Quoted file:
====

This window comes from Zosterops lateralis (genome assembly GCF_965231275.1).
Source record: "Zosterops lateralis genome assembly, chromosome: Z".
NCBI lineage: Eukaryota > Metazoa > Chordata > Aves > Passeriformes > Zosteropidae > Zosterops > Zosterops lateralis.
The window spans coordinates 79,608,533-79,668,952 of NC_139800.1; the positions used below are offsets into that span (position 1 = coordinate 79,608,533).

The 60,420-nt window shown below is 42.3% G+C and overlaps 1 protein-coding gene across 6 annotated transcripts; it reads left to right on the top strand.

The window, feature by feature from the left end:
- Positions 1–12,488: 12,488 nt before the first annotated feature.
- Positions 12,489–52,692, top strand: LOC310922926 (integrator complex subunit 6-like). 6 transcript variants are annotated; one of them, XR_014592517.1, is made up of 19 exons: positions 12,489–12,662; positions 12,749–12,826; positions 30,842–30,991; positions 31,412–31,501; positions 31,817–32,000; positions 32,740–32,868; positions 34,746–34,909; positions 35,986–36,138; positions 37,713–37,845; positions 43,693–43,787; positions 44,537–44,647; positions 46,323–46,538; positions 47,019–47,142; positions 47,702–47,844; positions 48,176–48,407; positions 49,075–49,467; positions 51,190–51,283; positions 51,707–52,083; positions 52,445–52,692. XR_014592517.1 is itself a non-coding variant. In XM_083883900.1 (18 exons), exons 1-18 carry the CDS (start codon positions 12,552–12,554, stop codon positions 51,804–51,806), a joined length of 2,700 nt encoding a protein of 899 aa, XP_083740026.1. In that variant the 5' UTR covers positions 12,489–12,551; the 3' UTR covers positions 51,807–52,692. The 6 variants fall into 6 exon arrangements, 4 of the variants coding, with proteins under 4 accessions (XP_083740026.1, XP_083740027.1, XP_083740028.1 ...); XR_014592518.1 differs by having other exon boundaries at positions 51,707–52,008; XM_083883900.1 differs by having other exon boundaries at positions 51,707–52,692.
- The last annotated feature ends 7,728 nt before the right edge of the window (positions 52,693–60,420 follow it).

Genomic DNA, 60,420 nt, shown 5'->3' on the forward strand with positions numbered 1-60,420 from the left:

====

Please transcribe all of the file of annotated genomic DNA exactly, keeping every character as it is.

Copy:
This window comes from Zosterops lateralis (genome assembly GCF_965231275.1).
Source record: "Zosterops lateralis genome assembly, chromosome: Z".
NCBI lineage: Eukaryota > Metazoa > Chordata > Aves > Passeriformes > Zosteropidae > Zosterops > Zosterops lateralis.
The window spans coordinates 79,608,533-79,668,952 of NC_139800.1; the positions used below are offsets into that span (position 1 = coordinate 79,608,533).

The 60,420-nt window shown below is 42.3% G+C and overlaps 1 protein-coding gene across 6 annotated transcripts; it reads left to right on the top strand.

The window, feature by feature from the left end:
- Positions 1–12,488: 12,488 nt before the first annotated feature.
- Positions 12,489–52,692, top strand: LOC310922926 (integrator complex subunit 6-like). 6 transcript variants are annotated; one of them, XR_014592517.1, is made up of 19 exons: positions 12,489–12,662; positions 12,749–12,826; positions 30,842–30,991; positions 31,412–31,501; positions 31,817–32,000; positions 32,740–32,868; positions 34,746–34,909; positions 35,986–36,138; positions 37,713–37,845; positions 43,693–43,787; positions 44,537–44,647; positions 46,323–46,538; positions 47,019–47,142; positions 47,702–47,844; positions 48,176–48,407; positions 49,075–49,467; positions 51,190–51,283; positions 51,707–52,083; positions 52,445–52,692. XR_014592517.1 is itself a non-coding variant. In XM_083883900.1 (18 exons), exons 1-18 carry the CDS (start codon positions 12,552–12,554, stop codon positions 51,804–51,806), a joined length of 2,700 nt encoding a protein of 899 aa, XP_083740026.1. In that variant the 5' UTR covers positions 12,489–12,551; the 3' UTR covers positions 51,807–52,692. The 6 variants fall into 6 exon arrangements, 4 of the variants coding, with proteins under 4 accessions (XP_083740026.1, XP_083740027.1, XP_083740028.1 ...); XR_014592518.1 differs by having other exon boundaries at positions 51,707–52,008; XM_083883900.1 differs by having other exon boundaries at positions 51,707–52,692.
- The last annotated feature ends 7,728 nt before the right edge of the window (positions 52,693–60,420 follow it).

Genomic DNA, 60,420 nt, shown 5'->3' on the forward strand with positions numbered 1-60,420 from the left: